If you've ever woken up with a head cold and debated whether or you should go to the doctor or just take a personal day on the couch, then you've debated self-care versus medical care.
When you feel sick or exhausted, it can be difficult to make the call on how to get better. On one hand, doctors can usually tell what's wrong right away, and get you on your feet faster. On the other, you don't want to overreact or have to pay doctors' bills for no reason.
Even though there isn't a right or wrong answer, it's important to understand the difference between self-care and medical care, and the different ways in which they might harm or help your health. And here's the good news: you can often use funds from your flexible spending account (FSA) to pay for the cost of medical care. Plus, you might be able to use your FSA to pay for some self-care items as well.
[Please note, these are anecdotal suggestions. For a determination of your personal health and wellness needs, be sure to speak with a licensed medical professional before making any changes to your routine.]
You've probably heard self-care discussed in your office and praised on social media, but the definition of the term is often unclear. Some people claim self-care is the act of soaking in a bath after a hard day at the office, while others say acts of self-care must be related to your health—eating your vegetables, hitting the gym or sleeping soundly at night.
In its simplest form, self-care is taking action to preserve or improve your own health.
When it comes to your physical health, there are self-care steps you can take to preserve or improve your health. For example, if you experience anxiety, you can soothe yourself with a weighted blanket, hot tea or deep breaths. All of these coping mechanisms would fall under the umbrella of self-care.
It may seem obvious, but medical care is provided by medical professionals. Officially, it's defined as, "the provision of what is necessary for a person's health and well-being by a doctor, nurse, or other health care professional."
The main difference between self-care and medical care is the person providing the care. With self-care you are providing the care, and with medical care a healthcare professional is providing the care.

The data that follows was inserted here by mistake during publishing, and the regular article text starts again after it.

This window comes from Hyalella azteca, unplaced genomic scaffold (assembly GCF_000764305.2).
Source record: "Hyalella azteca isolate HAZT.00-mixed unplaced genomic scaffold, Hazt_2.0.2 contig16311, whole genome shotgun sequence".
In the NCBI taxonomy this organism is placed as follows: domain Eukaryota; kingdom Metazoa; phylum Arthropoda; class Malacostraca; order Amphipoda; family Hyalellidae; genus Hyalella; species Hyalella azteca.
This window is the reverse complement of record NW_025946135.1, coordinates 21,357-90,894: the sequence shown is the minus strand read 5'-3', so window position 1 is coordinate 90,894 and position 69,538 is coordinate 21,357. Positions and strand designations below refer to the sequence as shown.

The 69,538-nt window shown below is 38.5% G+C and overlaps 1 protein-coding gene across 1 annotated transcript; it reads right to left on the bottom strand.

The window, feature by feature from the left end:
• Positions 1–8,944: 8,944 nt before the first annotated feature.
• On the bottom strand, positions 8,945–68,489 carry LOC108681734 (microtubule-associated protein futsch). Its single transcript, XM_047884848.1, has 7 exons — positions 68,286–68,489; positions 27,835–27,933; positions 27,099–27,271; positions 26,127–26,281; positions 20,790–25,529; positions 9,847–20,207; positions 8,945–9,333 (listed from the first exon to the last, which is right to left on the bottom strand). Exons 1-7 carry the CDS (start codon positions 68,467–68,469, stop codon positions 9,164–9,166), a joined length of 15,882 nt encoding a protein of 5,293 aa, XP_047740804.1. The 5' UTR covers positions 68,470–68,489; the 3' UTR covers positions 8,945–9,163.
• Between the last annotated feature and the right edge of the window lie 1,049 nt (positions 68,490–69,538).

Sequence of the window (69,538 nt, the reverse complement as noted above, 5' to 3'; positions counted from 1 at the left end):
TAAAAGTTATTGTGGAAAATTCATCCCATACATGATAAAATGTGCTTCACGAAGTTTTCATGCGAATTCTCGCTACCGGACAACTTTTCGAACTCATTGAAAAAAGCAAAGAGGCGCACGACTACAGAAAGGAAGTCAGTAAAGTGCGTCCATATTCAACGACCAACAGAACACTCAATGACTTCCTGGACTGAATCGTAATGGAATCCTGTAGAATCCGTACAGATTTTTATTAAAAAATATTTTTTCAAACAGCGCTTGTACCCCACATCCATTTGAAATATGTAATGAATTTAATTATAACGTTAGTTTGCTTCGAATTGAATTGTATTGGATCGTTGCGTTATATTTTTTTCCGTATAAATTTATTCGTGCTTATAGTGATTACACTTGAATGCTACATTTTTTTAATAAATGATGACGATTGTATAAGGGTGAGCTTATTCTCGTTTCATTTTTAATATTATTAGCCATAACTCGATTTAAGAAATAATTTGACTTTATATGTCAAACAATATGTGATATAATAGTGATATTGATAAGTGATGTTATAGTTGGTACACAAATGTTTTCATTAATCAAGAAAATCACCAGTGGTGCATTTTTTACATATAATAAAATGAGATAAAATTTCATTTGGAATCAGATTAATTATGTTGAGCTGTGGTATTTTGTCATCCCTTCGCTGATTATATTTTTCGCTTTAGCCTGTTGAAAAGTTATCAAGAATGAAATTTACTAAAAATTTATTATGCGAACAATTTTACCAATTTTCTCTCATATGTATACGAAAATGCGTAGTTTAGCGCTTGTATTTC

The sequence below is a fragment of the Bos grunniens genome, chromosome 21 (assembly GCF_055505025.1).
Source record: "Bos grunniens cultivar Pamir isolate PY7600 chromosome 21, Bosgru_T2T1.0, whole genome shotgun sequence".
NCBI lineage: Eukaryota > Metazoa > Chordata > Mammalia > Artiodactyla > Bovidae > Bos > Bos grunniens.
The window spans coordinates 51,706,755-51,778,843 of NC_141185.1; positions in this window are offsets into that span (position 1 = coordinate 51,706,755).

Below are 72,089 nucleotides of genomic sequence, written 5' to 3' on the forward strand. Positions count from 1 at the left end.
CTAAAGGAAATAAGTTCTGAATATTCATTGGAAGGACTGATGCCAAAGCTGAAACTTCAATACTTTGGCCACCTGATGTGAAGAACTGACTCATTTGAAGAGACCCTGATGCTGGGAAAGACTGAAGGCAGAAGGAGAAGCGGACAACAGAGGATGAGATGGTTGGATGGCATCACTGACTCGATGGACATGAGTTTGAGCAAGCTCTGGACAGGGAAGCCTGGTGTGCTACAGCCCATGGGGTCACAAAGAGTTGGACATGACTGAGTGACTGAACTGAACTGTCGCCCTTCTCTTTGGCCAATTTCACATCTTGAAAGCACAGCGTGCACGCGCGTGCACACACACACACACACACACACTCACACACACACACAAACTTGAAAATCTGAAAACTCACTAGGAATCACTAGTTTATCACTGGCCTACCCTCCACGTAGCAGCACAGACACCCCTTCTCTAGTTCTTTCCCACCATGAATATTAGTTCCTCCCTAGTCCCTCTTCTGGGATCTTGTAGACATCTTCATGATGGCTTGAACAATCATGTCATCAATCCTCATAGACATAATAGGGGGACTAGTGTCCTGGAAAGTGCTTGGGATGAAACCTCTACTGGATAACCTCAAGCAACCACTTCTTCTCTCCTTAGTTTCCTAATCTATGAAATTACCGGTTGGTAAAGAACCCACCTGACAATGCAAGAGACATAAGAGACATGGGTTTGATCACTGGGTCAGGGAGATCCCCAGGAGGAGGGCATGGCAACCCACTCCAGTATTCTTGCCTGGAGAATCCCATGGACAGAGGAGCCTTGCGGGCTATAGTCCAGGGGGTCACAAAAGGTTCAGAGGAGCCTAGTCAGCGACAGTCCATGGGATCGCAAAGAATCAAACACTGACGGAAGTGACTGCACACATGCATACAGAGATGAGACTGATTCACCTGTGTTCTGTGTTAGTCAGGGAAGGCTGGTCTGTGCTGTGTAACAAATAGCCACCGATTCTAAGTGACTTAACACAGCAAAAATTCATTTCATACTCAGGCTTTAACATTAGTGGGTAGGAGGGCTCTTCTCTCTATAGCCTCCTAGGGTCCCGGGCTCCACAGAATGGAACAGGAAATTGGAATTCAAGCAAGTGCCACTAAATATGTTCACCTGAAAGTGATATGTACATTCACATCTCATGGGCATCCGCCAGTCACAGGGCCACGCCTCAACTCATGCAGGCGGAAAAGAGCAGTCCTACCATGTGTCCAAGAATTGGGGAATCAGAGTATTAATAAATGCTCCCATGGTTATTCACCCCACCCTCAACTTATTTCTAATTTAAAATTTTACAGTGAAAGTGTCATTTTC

For example, if you experience anxiety and decide to pursue talk therapy with a licensed professional, you would be utilizing medical care. Doctor exams, nurse visits, dietitian meetings and therapy appointments are all elements of medical care.
How do I determine what I need?
This is where the "gray area" comes into play -- for most people, self-care and medical care coexist. In fact, many people pursue both at the same time.
For example, if you're feeling down and can't understand why, you might decide to talk with a therapist and also go on long walks, light scented candles and eat more vegetables. You don't have to choose between self-care or medical care. In fact, it's often a good idea to utilize a combination of both.
When you're feeling sick, whether it's physically or emotionally, it is often hard to determine what kind of care you need. And we're certainly not doctors -- for any decisions about your personal health, be sure to consult a medical professional!
If you're on the fence about whether or not you should visit a healthcare professional, it's probably a good idea to make an appointment and check in about your concerns. When it comes to your health, it's better to err on the side of caution.
Health is tricky and it might be difficult to determine what kind of care you need. If you're unsure about whether you need to visit a health professional, it's probably a good idea to visit.
But while you wait for your appointment, it might help to employ some self-care practices. After all, this is the only body you get, so you might as well take care of it.
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